A hostname is a friendlier way to name things - but the back end of the internet is still machines. Hostname resolution is pretty much a way to bridge hostnames and ip addresses.

nslookup tells you what resolves where

C:\Users\faile>nslookup localhost
Server:  UnKnown

Name:    localhost
Addresses:  ::1

compare this to say nslookup for superuser.com

C:\Users\faile>nslookup superuser.com
Server:  UnKnown

Non-authoritative answer:
Name:    superuser.com

Name service resolution happens in 2 ways.

(The first 2 lines are my router. We'll come to that)

There's a text file somewhere on the system called a hosts file. Think of this as a post it on your phone with phone numbers written on it. It scales terribly, and you don't need all those phone numbers.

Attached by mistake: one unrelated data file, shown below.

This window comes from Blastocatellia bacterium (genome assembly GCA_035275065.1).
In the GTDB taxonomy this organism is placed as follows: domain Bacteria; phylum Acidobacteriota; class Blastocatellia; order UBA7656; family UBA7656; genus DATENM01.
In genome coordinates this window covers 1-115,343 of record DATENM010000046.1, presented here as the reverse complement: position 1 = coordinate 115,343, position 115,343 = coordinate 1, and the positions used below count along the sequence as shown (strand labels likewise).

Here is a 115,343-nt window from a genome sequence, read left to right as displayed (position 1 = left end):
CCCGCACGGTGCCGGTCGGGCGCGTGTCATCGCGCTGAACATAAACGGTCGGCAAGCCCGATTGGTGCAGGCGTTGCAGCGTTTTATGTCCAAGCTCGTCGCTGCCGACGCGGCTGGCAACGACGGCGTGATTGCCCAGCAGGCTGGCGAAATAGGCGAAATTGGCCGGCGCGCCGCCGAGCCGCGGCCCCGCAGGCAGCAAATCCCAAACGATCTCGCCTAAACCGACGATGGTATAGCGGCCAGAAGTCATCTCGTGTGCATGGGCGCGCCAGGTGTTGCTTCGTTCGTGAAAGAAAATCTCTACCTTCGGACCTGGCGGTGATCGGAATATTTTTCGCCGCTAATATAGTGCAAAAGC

In most modern settings, we use DNS servers instead. Essentially these are a way to look up what IP is associated with what server (like a phonebook) that's updated periodically based off a set of 'master' records that are updated.

There's also a list of known ports - and for http that's port 80 and https that's port 443. If the port is not explicitly specified - it will assume that its the default port.

Now to show this a useful tool is netstat - in this case I'm using netstat -ban which shows Binary names All connections and Numbers (as opposed to names).

There's a lot there but here's the useful part for us


You see 2 IP addresses - My PC ( makes a connection througn port 49800 to (which as we've determined, is Super User) via port 443.